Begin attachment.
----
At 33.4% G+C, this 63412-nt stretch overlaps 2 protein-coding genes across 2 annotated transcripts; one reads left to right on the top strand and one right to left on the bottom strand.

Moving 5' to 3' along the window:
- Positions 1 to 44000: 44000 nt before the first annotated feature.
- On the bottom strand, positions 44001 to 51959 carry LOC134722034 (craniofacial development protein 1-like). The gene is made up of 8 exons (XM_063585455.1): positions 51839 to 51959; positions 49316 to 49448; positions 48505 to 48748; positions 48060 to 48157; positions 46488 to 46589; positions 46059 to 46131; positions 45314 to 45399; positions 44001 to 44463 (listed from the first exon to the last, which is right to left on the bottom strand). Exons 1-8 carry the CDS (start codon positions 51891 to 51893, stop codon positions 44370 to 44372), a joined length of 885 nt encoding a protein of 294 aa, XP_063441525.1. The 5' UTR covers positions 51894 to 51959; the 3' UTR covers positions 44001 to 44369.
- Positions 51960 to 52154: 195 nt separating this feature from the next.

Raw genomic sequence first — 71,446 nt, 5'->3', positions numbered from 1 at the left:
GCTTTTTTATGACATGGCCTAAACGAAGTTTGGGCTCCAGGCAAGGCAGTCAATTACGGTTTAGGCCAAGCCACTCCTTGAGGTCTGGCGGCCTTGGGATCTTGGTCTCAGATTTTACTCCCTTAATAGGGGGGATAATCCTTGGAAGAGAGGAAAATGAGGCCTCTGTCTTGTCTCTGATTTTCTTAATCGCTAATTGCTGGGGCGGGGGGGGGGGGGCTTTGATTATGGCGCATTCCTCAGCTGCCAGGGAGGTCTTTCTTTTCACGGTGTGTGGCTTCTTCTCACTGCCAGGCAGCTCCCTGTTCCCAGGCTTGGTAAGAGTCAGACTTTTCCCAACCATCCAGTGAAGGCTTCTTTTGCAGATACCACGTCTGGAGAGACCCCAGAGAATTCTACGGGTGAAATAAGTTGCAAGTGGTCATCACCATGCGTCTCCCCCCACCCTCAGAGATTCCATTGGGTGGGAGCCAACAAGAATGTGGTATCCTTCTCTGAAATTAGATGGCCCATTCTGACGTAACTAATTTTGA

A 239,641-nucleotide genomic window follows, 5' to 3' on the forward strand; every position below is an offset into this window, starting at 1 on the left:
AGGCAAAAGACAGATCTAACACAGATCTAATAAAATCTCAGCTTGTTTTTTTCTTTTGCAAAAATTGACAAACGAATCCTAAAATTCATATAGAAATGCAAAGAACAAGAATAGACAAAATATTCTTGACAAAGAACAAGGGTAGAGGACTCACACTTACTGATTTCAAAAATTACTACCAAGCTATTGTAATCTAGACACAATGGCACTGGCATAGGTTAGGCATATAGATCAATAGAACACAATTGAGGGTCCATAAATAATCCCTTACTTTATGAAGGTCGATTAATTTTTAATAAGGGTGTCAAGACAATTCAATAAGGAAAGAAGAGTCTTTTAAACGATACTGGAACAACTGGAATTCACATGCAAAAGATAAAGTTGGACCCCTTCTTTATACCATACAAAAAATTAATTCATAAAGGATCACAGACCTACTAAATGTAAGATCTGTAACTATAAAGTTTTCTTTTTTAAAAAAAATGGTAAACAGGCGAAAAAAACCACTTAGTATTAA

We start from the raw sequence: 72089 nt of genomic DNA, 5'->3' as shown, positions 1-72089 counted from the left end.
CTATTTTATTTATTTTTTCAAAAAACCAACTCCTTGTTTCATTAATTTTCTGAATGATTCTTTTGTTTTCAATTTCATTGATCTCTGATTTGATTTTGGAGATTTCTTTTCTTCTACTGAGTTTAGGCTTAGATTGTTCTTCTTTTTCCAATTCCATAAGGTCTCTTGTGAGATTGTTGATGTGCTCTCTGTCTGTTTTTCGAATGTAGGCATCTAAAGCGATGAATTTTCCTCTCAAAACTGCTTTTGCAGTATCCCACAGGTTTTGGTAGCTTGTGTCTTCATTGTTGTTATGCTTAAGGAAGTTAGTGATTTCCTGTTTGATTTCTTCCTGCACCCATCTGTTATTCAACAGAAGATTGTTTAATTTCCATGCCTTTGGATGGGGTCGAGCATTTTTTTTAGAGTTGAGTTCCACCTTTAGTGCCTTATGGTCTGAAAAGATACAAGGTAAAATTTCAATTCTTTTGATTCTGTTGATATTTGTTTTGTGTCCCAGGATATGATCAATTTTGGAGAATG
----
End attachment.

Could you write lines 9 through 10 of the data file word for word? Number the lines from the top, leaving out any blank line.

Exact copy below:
AGGCAAAAGACAGATCTAACACAGATCTAATAAAATCTCAGCTTGTTTTTTTCTTTTGCAAAAATTGACAAACGAATCCTAAAATTCATATAGAAATGCAAAGAACAAGAATAGACAAAATATTCTTGACAAAGAACAAGGGTAGAGGACTCACACTTACTGATTTCAAAAATTACTACCAAGCTATTGTAATCTAGACACAATGGCACTGGCATAGGTTAGGCATATAGATCAATAGAACACAATTGAGGGTCCATAAATAATCCCTTACTTTATGAAGGTCGATTAATTTTTAATAAGGGTGTCAAGACAATTCAATAAGGAAAGAAGAGTCTTTTAAACGATACTGGAACAACTGGAATTCACATGCAAAAGATAAAGTTGGACCCCTTCTTTATACCATACAAAAAATTAATTCATAAAGGATCACAGACCTACTAAATGTAAGATCTGTAACTATAAAGTTTTCTTTTTTAAAAAAAATGGTAAACAGGCGAAAAAAACCACTTAGTATTAA

We start from the raw sequence: 72089 nt of genomic DNA, 5'->3' as shown, positions 1-72089 counted from the left end.